How To Improve Object Oriented Programming Skill Beyond Basics

Most software developers join industry after undergrad in CS. The Object Oriented Programming course we study in early BS semester covers only basics of Object Oriented Design. I had good luck to study Design Patterns in MS and other relates stuff by self study.

The good thing is, there is nothing difficult of rocket science. If we just have some basic guidelines, we can explore things by our own.

Here I would share very brief outline how we can switch our object oriented design skill to next level.

Level - I: Object Oriented Programming Concepts

Here comes the basics. We should study basic object oriented concepts. These are mostly covered in OOP course of undergrad level. Basic concepts, one must be familiar with at this level includes:

  1. Association
  2. Composition
  3. Aggregation
  4. Inheritance
  5. Polymorphism
  6. Encapsulation
  7. Abstraction
  8. Generalization
  9. Overloading
  10. Overriding

Level - 2: Object Oriented Design (Patterns)

There are some scenarios we frequently encounter during object oriented software design. Luckily, we are not alone in facing such cases. So for particular set of cases, there are some skeleton object oriented design guidelines already developed by experienced developers and researchers. Once we understand these skeleton designs, we can identify the cases where we need them.

These set of solutions are called Design Patterns. Design Patterns are just guideline how we should use our Level 1 knowledge to solve some real problems (I will cover different design patterns in coming posts). Here I only list a few (you can study further on Google) e.g. Singleton, Composite, Proxy, Strategy, ... you can see full list here. Here my objective is not to discuss each in detail, but only identify what we must learn at this level.

Level-3: Object Oriented Design (Principles)

If you are conformable with Level 1 and Level 2, you would surely be able to read any literature about software design or architecture. Principles can be think of as guidelines to create better object oriented design. Level 2 were cook book solutions for particular set of problems or use cases. But principles are not solution to some problems, they just remind you some issues that you may encounter in your object oriented design.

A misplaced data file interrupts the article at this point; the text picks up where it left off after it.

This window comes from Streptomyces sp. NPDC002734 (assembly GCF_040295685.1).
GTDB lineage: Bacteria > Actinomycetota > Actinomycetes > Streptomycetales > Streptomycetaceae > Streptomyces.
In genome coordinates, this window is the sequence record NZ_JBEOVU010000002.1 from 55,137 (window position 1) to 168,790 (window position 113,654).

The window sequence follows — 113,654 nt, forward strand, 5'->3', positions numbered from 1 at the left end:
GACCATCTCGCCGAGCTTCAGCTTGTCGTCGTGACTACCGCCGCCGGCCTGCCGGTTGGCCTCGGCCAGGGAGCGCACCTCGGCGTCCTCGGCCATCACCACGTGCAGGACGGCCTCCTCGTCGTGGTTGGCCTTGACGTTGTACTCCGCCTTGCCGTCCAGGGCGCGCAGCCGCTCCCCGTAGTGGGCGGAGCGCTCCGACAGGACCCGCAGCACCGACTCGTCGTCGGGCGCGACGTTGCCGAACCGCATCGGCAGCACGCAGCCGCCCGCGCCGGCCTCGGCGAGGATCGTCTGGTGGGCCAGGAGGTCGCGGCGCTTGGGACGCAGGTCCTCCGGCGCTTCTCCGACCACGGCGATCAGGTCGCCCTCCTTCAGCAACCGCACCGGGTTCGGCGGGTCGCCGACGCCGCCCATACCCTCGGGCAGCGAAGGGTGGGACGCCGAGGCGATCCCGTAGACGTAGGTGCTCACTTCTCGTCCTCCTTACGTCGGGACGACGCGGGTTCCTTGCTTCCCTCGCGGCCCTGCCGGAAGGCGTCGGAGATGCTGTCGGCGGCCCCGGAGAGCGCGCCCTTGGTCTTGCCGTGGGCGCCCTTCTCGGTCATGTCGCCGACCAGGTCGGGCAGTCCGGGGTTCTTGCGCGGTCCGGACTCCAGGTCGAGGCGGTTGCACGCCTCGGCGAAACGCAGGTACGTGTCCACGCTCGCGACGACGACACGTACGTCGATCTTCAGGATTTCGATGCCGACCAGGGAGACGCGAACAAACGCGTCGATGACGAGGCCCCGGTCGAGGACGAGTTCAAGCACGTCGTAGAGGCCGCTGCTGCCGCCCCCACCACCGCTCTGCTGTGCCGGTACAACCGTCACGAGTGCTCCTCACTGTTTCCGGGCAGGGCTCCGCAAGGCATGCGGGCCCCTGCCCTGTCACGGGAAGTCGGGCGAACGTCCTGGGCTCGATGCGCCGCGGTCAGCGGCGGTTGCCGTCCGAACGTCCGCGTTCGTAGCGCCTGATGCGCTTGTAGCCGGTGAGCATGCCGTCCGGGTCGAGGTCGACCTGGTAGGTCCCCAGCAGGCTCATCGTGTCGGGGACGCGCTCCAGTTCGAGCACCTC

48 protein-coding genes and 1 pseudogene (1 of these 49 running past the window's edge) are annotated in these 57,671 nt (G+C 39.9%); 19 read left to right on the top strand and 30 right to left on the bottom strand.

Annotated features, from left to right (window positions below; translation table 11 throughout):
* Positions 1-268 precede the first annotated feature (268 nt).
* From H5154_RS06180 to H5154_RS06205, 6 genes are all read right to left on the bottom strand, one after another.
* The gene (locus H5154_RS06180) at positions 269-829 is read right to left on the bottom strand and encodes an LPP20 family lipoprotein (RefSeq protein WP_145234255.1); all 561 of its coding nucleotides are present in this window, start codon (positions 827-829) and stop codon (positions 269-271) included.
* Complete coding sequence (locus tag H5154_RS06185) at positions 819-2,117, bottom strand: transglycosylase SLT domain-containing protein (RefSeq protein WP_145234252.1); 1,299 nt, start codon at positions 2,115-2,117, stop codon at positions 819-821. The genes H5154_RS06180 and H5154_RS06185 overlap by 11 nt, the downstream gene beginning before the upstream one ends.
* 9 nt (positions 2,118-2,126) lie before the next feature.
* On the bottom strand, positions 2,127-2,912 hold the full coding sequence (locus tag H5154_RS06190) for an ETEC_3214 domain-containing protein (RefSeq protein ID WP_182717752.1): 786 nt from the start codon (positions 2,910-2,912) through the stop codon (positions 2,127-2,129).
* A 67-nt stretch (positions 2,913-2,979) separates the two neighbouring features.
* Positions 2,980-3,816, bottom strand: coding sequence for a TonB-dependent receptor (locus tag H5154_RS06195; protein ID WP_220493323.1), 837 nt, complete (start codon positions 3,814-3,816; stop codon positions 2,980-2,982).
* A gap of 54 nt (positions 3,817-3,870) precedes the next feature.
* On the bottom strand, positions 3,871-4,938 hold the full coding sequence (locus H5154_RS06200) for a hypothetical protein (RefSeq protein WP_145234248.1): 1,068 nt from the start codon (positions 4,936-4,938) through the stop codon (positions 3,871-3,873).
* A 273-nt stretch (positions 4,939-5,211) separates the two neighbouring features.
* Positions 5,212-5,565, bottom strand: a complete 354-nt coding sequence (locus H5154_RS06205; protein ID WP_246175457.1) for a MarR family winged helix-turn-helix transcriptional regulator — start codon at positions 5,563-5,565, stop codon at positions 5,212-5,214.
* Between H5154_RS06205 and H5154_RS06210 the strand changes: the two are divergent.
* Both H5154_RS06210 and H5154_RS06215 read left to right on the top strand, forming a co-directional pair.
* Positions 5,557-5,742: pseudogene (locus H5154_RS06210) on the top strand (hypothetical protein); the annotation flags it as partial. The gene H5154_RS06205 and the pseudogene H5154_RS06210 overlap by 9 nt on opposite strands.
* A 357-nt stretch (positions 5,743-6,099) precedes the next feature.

For example, of you mistakenly added some non related attributed in a class, you can still write a class and use it using Level 1 knowledge. But principles will help you identify some issues that you may encounter in future if you added not related attribute in a class. or given multiple type of responsibility to single class. There are principles that operate at class design level, some helps to define better package cohesion, some principles help to develop loosely coupled packages. Here is the listing:

Principles for class design

  1. Open Closed Principle
  2. Liskov Substitution Principle
  3. Single Responsibility Principle
  4. Interface Segregation Principle
  5. Dependency Inversion Principle
Principles to make cohesive packages include:
  1. Reuse Release Equivalence Principle
  2. Common Closure Principle
  3. Common Reuse Principle

Principles for loose package coupling:

  1. Acyclic Dependencies Principle
  2. Stable Dependencies Principle
  3. Stable Abstraction Principle

Level - 4: Domain Specific Patterns

If you are up with Level 3, you are almost black belt. There are further solution for particular set of domains or programming areas. Learning things of Level 4 depends in which area of software design or development you are working. For example of you write common database backed websites using non multi threaded code, there is no much benefit of learning Concurrency Patterns and Enterprise Integration Patterns. See some lists of EIP here. The patterns to use for multi threaded programming are called concurrency patterns. You only need to be familiar with them if you are writing multi threaded applications.

This is level where things starts getting cross layer, some are really about object oriented design and others may fall under general software design. I am not discussing a particular set, but only pointing you that this level exist. And you will rarely encounter it in day-to-day software development.

So its was the overview, of different levels of Object Oriented Design knowledge. The myself created these "Levels", to elaborate object oriented design knowledge with increasing level of difficulty. I will keep sharing different related examples in coming posts. Your feedback is always highly appreciated !


  1. The article is very good. Needs proof reading though to correct some grammar errors

  2. Nice article..I felt this article as good road map to proceed further in my career.Please continue doing like this kind of article.

  3. Very good i m very impressed thank you very much


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